By now, anyone who has even a passing interest in food issues and the environment knows that shipping our fruits and veggies halfway across the country—or importing them from outside the country—leaves a massive carbon footprint. We also know that eating local is a good thing for both flavor and the environment. But what do you do when you live in a cold climate where the normal growing season might only last two months a year?

That’s a problem that the magic of vertical farming can solve. FastCoExist reports that Vertical Harvest, a company in Jackson Hole, Wyoming, is currently in the process of realizing one of the world’s first vertical farms. It plans to open the facility in early 2016.

Vertical Harvest’s model will use hydroponics to grow about 100,000 pounds of produce year-round. The small strip of landthat the company is transforming into its three-floor facility is 1/10 of an acre in actual size, but it will produce the equivalent of 5 acres of traditional land-based agriculture. That’s 100,000 pounds of fresh produce for Jackson that the town won’t have to ship in from anywhere else.

Since the town owns the land that Vertical Harvest is building on, the town had to see hard numbers that confirmed growing costs and energy use would indeed be less than the cost of shipping in tomatoes from out of state. The VH system will use conveyor belts to keep moving the plants around and maximize natural sunlight exposure. Since the system doesn’t rely on artificial lighting, that’s a huge cost savings. Also, that conveyor belt system will bring the plants to the workers, instead of the workers having to go to the plants.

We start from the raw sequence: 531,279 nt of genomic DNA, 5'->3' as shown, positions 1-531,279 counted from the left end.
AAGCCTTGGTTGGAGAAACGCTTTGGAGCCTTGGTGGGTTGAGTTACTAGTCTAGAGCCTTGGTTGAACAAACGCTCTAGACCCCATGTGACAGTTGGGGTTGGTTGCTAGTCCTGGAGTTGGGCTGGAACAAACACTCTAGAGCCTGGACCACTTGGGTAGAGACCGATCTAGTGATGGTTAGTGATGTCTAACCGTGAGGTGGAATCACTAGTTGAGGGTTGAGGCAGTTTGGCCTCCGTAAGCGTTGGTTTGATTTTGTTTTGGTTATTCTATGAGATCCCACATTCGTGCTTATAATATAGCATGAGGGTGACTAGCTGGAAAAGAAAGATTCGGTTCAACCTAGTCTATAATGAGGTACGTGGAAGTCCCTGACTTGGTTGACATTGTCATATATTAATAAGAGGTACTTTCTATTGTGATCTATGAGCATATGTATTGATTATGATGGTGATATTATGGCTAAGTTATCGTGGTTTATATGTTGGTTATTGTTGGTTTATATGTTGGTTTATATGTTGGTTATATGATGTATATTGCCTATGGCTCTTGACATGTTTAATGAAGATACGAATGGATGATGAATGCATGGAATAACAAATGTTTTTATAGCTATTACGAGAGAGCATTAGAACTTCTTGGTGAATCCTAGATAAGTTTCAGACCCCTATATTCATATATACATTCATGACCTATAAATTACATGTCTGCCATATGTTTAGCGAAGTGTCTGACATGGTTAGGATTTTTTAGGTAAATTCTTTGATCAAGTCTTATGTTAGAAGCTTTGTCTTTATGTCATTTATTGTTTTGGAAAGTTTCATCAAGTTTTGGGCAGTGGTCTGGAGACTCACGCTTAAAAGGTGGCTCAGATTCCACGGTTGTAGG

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What’s even better for the local community is the jobs this will provide. In the video above, Vertical Harvest spells out its plans to hire developmentally disabled people from within the local community, giving them new employment and community interaction options. Once it’s up and running, Vertical Harvest’s annual crop breakdown will be:

  • 44,000 pounds of tomatoes
  • 20,000 pounds of lettuce
  • 4,400 pounds of herbs
  • 10,000 pounds of microgreens
  • 7,500 pounds of baby specialty greens

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One feature VH is touting is year-round commercial tomato production—so theoretically, no excuses for white, sad tomatoes in the middle of winter. Other features include a rotating living wall, a living classroom, visitor viewing platforms, a year-round community marketplace, and high-volume microgreen production for local area restaurants. The town currently has less than 10,000 residents, but attracts a lot of tourists who also need to eat. Its produce has already been pre-sold to local restaurants, grocery stores, and a hospital in the area.

Co-founder Penny McBride told FastCoExist

“We’re replacing food that was being grown in Mexico or California and shipped in. We feel like the community’s really ready for a project like this. Everybody’s so much more aware of the need to reduce transportation, and people like to know their farmer and where food’s coming from.”

[via FastCoExist, Vertical Harvest]

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